Even if you start putting together your space with intention, there may still be some trial and error in the execution. I am on my fifth work-from-home desk. My journey started in my mid-20s when my only intention was for my desk to look cute in my living room. Now I’m in my mid-30s and my main intention is to have a desk space that is comfortable for the length of time I need it without putting strain on my body. Side note, the same thing could be said for my wardrobe rationale from mid-20s to mid-30s. Thankfully, I have been able to sell most of my old desks to mitigate the cost of trying out new ones. In some cases, your employer might be willing to offset some of your costs. If you don’t know, it’s worth asking.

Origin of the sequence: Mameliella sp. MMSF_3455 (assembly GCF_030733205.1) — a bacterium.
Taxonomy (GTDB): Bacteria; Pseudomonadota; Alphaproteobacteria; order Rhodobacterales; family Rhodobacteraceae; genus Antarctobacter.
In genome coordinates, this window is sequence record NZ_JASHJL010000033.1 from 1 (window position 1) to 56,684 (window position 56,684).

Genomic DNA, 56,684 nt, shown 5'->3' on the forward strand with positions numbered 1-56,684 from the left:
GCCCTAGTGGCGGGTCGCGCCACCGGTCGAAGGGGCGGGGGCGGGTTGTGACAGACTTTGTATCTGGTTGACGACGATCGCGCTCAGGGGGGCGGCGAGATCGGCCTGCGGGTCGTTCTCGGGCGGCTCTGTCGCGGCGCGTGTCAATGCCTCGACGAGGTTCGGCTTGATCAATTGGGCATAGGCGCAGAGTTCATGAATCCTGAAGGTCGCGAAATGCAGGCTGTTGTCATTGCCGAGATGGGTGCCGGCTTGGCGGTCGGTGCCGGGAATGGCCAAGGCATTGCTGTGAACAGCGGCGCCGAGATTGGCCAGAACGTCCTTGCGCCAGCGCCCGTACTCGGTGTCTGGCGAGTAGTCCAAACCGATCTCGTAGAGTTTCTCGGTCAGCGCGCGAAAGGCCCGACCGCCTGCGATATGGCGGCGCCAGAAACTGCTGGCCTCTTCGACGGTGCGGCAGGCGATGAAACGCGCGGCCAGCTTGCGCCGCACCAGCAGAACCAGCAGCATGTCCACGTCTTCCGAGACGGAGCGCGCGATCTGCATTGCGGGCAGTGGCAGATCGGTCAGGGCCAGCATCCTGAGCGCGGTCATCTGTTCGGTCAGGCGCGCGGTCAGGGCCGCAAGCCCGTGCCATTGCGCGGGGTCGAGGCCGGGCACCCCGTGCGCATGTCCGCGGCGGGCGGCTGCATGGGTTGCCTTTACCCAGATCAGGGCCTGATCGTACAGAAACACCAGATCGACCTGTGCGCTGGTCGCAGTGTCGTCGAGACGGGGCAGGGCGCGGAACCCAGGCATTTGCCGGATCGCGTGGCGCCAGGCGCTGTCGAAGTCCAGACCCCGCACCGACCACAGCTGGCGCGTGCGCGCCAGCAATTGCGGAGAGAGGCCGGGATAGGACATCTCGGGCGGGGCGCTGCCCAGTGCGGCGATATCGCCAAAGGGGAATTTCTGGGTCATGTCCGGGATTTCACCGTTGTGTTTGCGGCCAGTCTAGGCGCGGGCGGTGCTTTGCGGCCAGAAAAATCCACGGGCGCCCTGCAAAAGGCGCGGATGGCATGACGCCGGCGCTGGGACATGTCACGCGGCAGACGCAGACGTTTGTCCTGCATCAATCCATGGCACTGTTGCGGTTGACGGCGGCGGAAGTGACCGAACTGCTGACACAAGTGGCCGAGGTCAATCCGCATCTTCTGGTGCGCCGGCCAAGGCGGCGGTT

For some context as you explore, the desk I have now is height adjustable. It’s not a fancy hydraulic one or anything, but for around $80, it does everything I need. It allows me to customize the height of my keyboard, monitor and mouse independently. This is key for me because sometimes I like to stand and sometimes I like to sit. Furthermore, I find that some days my shoulders like a different height on the keyboard. I don’t know why, but hey, I have the option! (Note: I’m not making a commission on the product link. Also, prices change, it may no longer be available at the price I paid.)